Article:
Palantir went public on September 30, 2020, trading under the symbol ”PLTR” (NYSE). Its first tick was at $10. Fast forward a few months, to last Monday, and it hit a fresh high at $39.58. Announcements of new contracts secured by the company, disclosures of investments made by prominent individuals and funds, and what has been described as Palantir’s “cultish” following of trading enthusiasts have eclipsed the occasional dings of analyst downgrades and misguided short selling advocates’ trash talking. By almost any standard, Palantir has enjoyed a spectacular run since September. More noteworthy, though, is that the stock floated around the $10 mark for weeks, even dipping below $9, and it took nearly two months to break out and trade through the $20 level. For many who found themselves constantly pinned to their smartphones during trading hours, the helpless feeling brought about by their inability to sell more than 20% of their Palantir shares was very frustrating. With the benefit of hindsight, whether they admit it or not, the same individuals must be grateful that they were “forced” to hang in there this long. Palantir’s lockup period will expire in a few weeks. Much can happen with its per-share price and the markets in general before then, but the $40 range is a much more comfortable footing than $10 for shareholders. The more transparent investors have shared that given the freedom early on, they would have dumped their positions at much lower levels.

Even though it no longer qualifies as a pre-IPO opportunity, Palantir is still at the forefront of Iron Edge VC’s attention. The trajectory of its shares’ trading has inspired me to conduct a deeper investigation. I wanted to take a closer look at the difference between selling on the first day of trading versus selling farther down the road. Compiling data from 2020’s ten biggest IPOs by deal size, I uncovered a trend that needs to be shared. The following are the top ten of 2020, listed chronologically and showing IPO or DPO date, opening trade, yesterday’s closing price, and percentage gain:


Warner Music Group (WMG)
IPO: June 3, 2020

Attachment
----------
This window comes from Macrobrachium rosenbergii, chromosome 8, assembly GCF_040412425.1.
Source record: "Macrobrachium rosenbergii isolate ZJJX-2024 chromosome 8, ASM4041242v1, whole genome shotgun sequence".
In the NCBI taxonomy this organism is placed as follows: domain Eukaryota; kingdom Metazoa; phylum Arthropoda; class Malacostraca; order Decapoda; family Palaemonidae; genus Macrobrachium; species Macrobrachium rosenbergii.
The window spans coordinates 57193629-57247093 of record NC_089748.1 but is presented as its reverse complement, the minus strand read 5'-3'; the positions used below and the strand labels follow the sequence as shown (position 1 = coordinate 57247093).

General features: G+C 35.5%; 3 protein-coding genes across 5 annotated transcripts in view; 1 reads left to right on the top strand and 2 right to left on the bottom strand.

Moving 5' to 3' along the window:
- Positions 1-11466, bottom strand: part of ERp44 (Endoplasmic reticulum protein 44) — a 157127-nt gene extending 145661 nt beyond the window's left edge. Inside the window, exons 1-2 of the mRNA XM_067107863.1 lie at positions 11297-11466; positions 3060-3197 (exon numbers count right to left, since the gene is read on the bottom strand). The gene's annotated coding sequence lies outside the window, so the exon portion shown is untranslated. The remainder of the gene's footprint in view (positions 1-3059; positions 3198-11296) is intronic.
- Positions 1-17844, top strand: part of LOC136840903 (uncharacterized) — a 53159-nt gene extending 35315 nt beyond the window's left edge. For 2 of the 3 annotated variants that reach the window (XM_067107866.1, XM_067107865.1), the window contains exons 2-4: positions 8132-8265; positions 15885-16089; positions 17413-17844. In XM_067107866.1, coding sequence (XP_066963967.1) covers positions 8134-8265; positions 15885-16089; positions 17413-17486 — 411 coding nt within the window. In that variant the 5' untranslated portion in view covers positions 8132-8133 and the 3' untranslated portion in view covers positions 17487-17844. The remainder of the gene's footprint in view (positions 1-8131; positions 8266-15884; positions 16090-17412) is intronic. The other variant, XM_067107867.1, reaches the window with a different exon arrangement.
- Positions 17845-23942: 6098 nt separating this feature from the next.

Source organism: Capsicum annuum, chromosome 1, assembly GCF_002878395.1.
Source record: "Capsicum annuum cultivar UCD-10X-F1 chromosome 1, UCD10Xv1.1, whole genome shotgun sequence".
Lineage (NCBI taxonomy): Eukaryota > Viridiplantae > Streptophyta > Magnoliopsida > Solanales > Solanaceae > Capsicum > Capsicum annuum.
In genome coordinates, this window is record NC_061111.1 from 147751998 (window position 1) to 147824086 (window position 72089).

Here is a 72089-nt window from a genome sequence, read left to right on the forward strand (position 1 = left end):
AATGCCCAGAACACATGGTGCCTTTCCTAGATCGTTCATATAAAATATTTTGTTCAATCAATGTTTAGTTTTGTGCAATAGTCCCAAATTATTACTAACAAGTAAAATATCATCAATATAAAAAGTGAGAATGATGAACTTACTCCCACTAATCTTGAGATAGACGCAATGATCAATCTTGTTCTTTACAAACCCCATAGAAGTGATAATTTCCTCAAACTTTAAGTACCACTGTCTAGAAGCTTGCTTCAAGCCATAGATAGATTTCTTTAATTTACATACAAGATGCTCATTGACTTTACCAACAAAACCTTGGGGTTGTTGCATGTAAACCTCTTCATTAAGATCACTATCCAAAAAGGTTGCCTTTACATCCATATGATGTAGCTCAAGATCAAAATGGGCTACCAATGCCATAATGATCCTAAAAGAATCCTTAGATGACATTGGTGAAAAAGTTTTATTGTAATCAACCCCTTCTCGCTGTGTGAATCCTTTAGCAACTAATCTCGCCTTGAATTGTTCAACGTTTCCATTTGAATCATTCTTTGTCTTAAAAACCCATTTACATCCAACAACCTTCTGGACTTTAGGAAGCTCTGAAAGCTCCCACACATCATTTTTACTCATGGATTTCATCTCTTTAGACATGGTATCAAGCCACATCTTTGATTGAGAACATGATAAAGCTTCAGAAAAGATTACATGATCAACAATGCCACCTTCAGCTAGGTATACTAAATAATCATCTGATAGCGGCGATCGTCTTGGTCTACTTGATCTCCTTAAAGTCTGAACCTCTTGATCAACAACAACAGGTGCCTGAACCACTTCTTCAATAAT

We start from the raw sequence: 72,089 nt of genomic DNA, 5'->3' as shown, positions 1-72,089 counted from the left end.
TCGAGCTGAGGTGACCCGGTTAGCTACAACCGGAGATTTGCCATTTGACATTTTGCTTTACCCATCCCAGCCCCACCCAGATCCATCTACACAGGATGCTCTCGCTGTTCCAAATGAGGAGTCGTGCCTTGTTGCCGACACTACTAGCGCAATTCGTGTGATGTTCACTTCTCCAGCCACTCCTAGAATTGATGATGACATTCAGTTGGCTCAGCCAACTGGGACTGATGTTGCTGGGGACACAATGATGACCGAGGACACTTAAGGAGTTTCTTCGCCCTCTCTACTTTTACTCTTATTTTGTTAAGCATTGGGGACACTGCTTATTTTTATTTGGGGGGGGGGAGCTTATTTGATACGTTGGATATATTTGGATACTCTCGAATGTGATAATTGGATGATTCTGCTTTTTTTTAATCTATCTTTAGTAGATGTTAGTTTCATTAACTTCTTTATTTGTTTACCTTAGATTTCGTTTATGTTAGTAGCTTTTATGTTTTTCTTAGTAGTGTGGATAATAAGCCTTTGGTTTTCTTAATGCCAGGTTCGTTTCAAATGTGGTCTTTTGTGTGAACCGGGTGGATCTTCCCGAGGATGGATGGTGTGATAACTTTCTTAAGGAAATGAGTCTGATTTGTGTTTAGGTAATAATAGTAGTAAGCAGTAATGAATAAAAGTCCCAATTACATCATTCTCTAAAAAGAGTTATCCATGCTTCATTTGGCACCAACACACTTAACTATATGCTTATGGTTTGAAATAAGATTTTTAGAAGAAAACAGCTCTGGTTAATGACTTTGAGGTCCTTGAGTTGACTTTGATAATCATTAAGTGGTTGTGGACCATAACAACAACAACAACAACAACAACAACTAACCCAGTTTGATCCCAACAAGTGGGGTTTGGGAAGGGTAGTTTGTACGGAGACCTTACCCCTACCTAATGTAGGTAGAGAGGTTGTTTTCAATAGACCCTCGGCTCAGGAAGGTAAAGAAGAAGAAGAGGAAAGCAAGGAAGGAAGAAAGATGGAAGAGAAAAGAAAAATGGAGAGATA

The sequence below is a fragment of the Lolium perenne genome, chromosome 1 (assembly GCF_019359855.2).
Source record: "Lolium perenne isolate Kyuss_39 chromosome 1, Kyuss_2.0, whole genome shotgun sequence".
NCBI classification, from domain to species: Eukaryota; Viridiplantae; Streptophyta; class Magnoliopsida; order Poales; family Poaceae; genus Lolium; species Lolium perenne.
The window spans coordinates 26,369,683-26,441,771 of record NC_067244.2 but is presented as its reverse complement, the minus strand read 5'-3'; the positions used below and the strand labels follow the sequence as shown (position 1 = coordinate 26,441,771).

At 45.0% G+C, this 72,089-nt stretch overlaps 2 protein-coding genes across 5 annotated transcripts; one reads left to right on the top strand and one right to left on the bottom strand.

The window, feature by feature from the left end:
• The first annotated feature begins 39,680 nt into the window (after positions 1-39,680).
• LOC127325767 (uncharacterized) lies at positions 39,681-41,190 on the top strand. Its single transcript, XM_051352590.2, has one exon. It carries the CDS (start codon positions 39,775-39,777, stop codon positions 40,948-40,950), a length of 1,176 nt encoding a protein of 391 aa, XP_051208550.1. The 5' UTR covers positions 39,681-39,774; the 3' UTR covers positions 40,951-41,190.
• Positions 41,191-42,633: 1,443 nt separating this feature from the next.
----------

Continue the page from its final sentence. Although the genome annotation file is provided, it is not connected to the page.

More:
Opening trade $27; closed yesterday at $37.93 (approximate gain of 41%)

Li Auto ADR (LI)
IPO: July 30, 2020
Opening trade $15.50; closed yesterday at $32.50 (approximate gain of 110%)

Rocket Companies (RKT)
IPO: Aug. 6, 2020
Opening trade $18; closed yesterday at $22.70 (approximate gain of 26%)

X Peng ADR (XPEV)
IPO: Aug. 27, 2020
Opening trade $23.10; closed yesterday at $54 (approximate gain of 134%)

Snowflake (SNOW)
IPO: Sept. 16, 2020
Opening trade $245; closed yesterday at $280.98 (approximate gain of 15%)

Unity Software (U)
IPO: Sept. 18, 2020
Opening trade $75; closed yesterday at $149.45 (approximate gain of 99%)

GoodRx Holdings (GDRX)
IPO: Sept. 23, 2020
Opening trade $46; closed yesterday at $50.74 (approximate gain of 10%)

Palantir Technologies (PLTR)
IPO: Sept. 30, 2020
Opening trade $10; closed yesterday at $35.37 (approximate gain of 254%)
                                                     
DoorDash (DASH)
IPO: Dec. 9, 2020
Opening trade $182; closed yesterday at $198.22 (approximate gain of 9%)

Airbnb (ABNB)
IPO: Dec. 10, 2020
Opening trade $146; closed yesterday at $192.74 (approximate gain of 32%)


Again, these companies were selected for this list because they were the ten largest IPOs of last year. They were not “cherry-picked” to bolster any thesis. Nor can their strength be attributed solely to bullishness in the overall markets. Since WMG’s debut on June 3rd, the Dow Jones industrial average is up about 12% in comparison to the average 73% gain of these newly listed issues. Furthermore, I used the opening trading prices --- not the underwriters’ IPO pricing, which would have significantly beefed up most of the percentages. To that point, it is very useful to know that Iron Edge’s pre-IPO pricing has historically come in below the official IPO mark, which in turn is usually bested by the opening trade.

You can’t buy Palantir from Iron Edge VC any longer, but you can now buy the company’s shares on your TD Ameritrade account. If you had a time machine that could take you back eight months, though, I’m willing to wager that we would have been your source. After all, if you could do that, you’d currently be up about 550% by now. The game is far from over, though. With companies like Udemy, Zipline, Rubrik, and many others, we can provide numerous opportunities for to procure your own stake in a variety of private companies before the masses have a chance to drive prices higher. If you would like to learn more, or if you know of anybody else who would, please do not hesitate to contact us by clicking “Get in Touch” below.

If you have enjoyed this article, visit the Iron Edge Blog for past updates on other pre-IPO investment opportunities.

 As always, shares are available on a first come, first served basis.


All Our Best,

Paul Maguire, Managing Partner
and
The Iron Edge Team

Paul headshot